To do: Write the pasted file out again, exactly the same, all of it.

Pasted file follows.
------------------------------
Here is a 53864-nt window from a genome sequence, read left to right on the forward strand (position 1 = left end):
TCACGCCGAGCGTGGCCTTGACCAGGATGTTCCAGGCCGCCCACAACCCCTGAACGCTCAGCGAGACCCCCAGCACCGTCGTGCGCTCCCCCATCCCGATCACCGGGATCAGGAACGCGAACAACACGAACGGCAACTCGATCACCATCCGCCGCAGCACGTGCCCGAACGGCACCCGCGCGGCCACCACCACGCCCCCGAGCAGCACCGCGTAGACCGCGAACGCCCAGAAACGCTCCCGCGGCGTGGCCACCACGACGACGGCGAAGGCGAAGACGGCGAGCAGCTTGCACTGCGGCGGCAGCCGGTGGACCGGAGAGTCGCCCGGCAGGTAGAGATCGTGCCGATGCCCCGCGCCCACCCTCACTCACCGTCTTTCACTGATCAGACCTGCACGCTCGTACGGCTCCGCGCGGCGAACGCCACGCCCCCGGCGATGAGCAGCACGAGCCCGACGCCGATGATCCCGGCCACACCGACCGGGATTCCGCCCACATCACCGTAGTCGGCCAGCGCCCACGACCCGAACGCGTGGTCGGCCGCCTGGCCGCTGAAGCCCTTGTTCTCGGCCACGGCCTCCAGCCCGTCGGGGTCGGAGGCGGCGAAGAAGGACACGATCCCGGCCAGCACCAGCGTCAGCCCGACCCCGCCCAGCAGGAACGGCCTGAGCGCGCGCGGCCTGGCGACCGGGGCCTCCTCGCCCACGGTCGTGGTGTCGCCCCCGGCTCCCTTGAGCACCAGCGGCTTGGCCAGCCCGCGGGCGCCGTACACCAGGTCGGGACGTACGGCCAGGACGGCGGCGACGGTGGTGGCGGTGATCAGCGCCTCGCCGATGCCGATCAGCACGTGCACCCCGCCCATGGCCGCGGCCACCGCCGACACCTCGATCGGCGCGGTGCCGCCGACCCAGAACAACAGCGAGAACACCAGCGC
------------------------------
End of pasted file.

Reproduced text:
Here is a 53864-nt window from a genome sequence, read left to right on the forward strand (position 1 = left end):
TCACGCCGAGCGTGGCCTTGACCAGGATGTTCCAGGCCGCCCACAACCCCTGAACGCTCAGCGAGACCCCCAGCACCGTCGTGCGCTCCCCCATCCCGATCACCGGGATCAGGAACGCGAACAACACGAACGGCAACTCGATCACCATCCGCCGCAGCACGTGCCCGAACGGCACCCGCGCGGCCACCACCACGCCCCCGAGCAGCACCGCGTAGACCGCGAACGCCCAGAAACGCTCCCGCGGCGTGGCCACCACGACGACGGCGAAGGCGAAGACGGCGAGCAGCTTGCACTGCGGCGGCAGCCGGTGGACCGGAGAGTCGCCCGGCAGGTAGAGATCGTGCCGATGCCCCGCGCCCACCCTCACTCACCGTCTTTCACTGATCAGACCTGCACGCTCGTACGGCTCCGCGCGGCGAACGCCACGCCCCCGGCGATGAGCAGCACGAGCCCGACGCCGATGATCCCGGCCACACCGACCGGGATTCCGCCCACATCACCGTAGTCGGCCAGCGCCCACGACCCGAACGCGTGGTCGGCCGCCTGGCCGCTGAAGCCCTTGTTCTCGGCCACGGCCTCCAGCCCGTCGGGGTCGGAGGCGGCGAAGAAGGACACGATCCCGGCCAGCACCAGCGTCAGCCCGACCCCGCCCAGCAGGAACGGCCTGAGCGCGCGCGGCCTGGCGACCGGGGCCTCCTCGCCCACGGTCGTGGTGTCGCCCCCGGCTCCCTTGAGCACCAGCGGCTTGGCCAGCCCGCGGGCGCCGTACACCAGGTCGGGACGTACGGCCAGGACGGCGGCGACGGTGGTGGCGGTGATCAGCGCCTCGCCGATGCCGATCAGCACGTGCACCCCGCCCATGGCCGCGGCCACCGCCGACACCTCGATCGGCGCGGTGCCGCCGACCCAGAACAACAGCGAGAACACCAGCGC